As Denver continues to grow, adaptive reuse has become essential to retaining the character of our city. With warehouses a-plenty, the RiNo neighborhood is well equipped to seamlessly revive inactive spaces and maintain the unique architecture of the community. One of these properties is the Gold Star Sausage Co. with five linked (no pun intended) buildings and an iconic sign on the corner of 28th and Walnut.
OZ is re-developing this facility which once housed giant smokers, meat processing equipment, and vast coolers, into a modern light filled space that will house the likes of the sleek Italian kitchen and bath designer – Boffi. The project will become Denver’s poster child for transitioning a heavily used industrial facility into a cultivated design environment.
The building’s rich history includes operating as The Puritan Pie Co. around the 1920’s where Beat icon, Neal Cassidy, cut employees hair for payment in pies. Gold Star, the Colorado-based sausage company, moved in around 1940 and brought with it the iconic sign that once stood along I-25. Gold Star Sausage was fully operational until about a year ago when they outgrew the location and moved to Nebraska leaving the block-long development up for grabs. Before they vacated, our clients, Trent Rice and Brian Bair (NAI Shames Makovsky), with OZ Architect, Jeff Swanson, surveyed the space to see how the sausage was made, both figuratively and literally. The tour revealed the structural potential of the building.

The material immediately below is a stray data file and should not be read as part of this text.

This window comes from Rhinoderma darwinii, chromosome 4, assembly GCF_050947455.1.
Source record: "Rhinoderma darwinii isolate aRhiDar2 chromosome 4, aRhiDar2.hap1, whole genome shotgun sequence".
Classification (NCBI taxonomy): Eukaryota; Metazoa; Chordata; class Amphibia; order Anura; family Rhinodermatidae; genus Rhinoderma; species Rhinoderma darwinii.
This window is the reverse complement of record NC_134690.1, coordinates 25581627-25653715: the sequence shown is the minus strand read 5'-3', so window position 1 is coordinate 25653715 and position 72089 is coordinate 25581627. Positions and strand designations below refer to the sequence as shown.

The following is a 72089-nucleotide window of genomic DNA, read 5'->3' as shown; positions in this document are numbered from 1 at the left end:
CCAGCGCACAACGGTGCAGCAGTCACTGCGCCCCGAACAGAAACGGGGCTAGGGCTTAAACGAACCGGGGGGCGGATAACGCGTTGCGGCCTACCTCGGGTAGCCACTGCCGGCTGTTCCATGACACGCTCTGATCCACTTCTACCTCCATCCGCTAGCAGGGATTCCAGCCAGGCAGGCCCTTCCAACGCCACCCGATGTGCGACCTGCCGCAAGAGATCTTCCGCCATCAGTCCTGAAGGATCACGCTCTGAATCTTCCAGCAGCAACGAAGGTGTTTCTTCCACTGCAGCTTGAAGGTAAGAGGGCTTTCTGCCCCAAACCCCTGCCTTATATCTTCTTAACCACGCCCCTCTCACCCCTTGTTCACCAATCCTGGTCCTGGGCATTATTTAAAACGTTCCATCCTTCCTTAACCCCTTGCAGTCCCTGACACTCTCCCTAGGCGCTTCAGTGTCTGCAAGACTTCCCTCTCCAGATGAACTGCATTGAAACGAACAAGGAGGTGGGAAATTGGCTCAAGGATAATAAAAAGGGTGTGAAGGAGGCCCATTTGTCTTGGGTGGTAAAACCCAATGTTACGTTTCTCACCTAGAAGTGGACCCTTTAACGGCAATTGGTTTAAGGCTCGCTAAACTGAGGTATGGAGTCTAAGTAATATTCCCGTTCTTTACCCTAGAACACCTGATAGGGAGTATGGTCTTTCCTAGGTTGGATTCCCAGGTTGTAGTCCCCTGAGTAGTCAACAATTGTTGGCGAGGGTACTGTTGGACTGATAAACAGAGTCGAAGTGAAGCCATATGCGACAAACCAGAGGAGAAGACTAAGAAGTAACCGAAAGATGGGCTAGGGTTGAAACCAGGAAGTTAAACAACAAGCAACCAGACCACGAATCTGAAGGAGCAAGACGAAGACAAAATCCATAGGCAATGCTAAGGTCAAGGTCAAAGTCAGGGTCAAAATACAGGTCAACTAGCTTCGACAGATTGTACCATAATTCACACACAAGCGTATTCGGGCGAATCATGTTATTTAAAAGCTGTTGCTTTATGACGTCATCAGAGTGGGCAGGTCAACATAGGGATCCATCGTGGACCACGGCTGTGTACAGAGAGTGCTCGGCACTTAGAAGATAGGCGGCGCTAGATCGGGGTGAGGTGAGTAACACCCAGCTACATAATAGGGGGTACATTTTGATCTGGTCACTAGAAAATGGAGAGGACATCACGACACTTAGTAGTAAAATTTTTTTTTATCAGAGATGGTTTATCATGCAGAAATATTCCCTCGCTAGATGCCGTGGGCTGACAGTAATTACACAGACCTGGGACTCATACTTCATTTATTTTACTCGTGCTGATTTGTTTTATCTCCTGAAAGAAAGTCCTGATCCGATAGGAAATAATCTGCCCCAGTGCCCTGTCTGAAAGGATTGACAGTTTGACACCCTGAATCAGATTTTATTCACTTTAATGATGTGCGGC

In the wake of the move, the Gold Star building was left in a destructive state due to the removal of several two-story smokers and an array of other machinery. Now, with construction underway, there’s already a notable difference as the building shifts from industrial to modern. Through this transformation, OZ has emphasized key features of the original warehouse revealing unique structural and material details.
First and foremost, the classic Gold Star sign remains as a beacon and historical marker at 28th and Walnut. The exterior includes low-profile canopies and elevated walkways to activate the pedestrian level and allow passers-by to view the retail space inside. Within the space, the original riveted bow truss ceiling and skylights have been soda-blasted to showcase the open ceiling and expose the natural wood that warms the interior. Large windows have been added throughout to bring in the natural light and, as a connection between buildings, the old truck bay will be used as a courtyard with a large mural in the true RiNo tradition.
The project is expected to house a number of creative firms, restaurants, and retailers and will complete core and shell build in January. The Gold Star design will be another exemplary model of adaptive re-use in RiNo, transforming the heavily-used warehouse into a fresh and contemporary space that maintains the building’s history and character.
Read more on Gold Star and the RiNo neighborhood from the Denver Post here.
Watch the fly through animation below.